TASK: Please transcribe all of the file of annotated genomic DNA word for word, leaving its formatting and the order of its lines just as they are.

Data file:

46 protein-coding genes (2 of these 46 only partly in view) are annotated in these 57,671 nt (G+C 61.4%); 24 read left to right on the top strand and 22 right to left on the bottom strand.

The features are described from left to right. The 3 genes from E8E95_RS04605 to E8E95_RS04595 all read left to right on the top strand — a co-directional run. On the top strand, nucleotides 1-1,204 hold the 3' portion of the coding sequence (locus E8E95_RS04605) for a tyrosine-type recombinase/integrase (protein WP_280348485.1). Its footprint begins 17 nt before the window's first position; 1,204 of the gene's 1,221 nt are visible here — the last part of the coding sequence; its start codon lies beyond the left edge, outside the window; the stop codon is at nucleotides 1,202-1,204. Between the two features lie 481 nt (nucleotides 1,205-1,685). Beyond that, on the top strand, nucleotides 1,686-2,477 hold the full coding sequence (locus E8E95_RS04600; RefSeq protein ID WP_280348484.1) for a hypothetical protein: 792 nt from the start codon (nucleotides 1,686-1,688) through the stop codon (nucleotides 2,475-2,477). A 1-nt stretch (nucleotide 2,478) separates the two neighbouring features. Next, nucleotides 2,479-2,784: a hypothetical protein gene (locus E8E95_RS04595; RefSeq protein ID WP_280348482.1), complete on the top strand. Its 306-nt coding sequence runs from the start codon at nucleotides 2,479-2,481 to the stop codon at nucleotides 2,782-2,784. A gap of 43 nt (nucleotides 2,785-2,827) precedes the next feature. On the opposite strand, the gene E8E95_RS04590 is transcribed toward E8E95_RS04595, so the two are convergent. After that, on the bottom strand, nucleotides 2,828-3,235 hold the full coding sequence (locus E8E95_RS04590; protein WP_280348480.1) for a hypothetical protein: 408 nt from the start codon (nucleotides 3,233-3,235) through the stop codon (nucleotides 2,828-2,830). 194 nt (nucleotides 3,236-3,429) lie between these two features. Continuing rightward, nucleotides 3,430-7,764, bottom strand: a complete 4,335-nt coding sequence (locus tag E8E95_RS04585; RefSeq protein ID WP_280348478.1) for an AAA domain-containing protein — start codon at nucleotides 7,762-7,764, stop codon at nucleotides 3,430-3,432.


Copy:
46 protein-coding genes (2 of these 46 only partly in view) are annotated in these 57,671 nt (G+C 61.4%); 24 read left to right on the top strand and 22 right to left on the bottom strand.

The features are described from left to right. The 3 genes from E8E95_RS04605 to E8E95_RS04595 all read left to right on the top strand — a co-directional run. On the top strand, nucleotides 1-1,204 hold the 3' portion of the coding sequence (locus E8E95_RS04605) for a tyrosine-type recombinase/integrase (protein WP_280348485.1). Its footprint begins 17 nt before the window's first position; 1,204 of the gene's 1,221 nt are visible here — the last part of the coding sequence; its start codon lies beyond the left edge, outside the window; the stop codon is at nucleotides 1,202-1,204. Between the two features lie 481 nt (nucleotides 1,205-1,685). Beyond that, on the top strand, nucleotides 1,686-2,477 hold the full coding sequence (locus E8E95_RS04600; RefSeq protein ID WP_280348484.1) for a hypothetical protein: 792 nt from the start codon (nucleotides 1,686-1,688) through the stop codon (nucleotides 2,475-2,477). A 1-nt stretch (nucleotide 2,478) separates the two neighbouring features. Next, nucleotides 2,479-2,784: a hypothetical protein gene (locus E8E95_RS04595; RefSeq protein ID WP_280348482.1), complete on the top strand. Its 306-nt coding sequence runs from the start codon at nucleotides 2,479-2,481 to the stop codon at nucleotides 2,782-2,784. A gap of 43 nt (nucleotides 2,785-2,827) precedes the next feature. On the opposite strand, the gene E8E95_RS04590 is transcribed toward E8E95_RS04595, so the two are convergent. After that, on the bottom strand, nucleotides 2,828-3,235 hold the full coding sequence (locus E8E95_RS04590; protein WP_280348480.1) for a hypothetical protein: 408 nt from the start codon (nucleotides 3,233-3,235) through the stop codon (nucleotides 2,828-2,830). 194 nt (nucleotides 3,236-3,429) lie between these two features. Continuing rightward, nucleotides 3,430-7,764, bottom strand: a complete 4,335-nt coding sequence (locus tag E8E95_RS04585; RefSeq protein ID WP_280348478.1) for an AAA domain-containing protein — start codon at nucleotides 7,762-7,764, stop codon at nucleotides 3,430-3,432.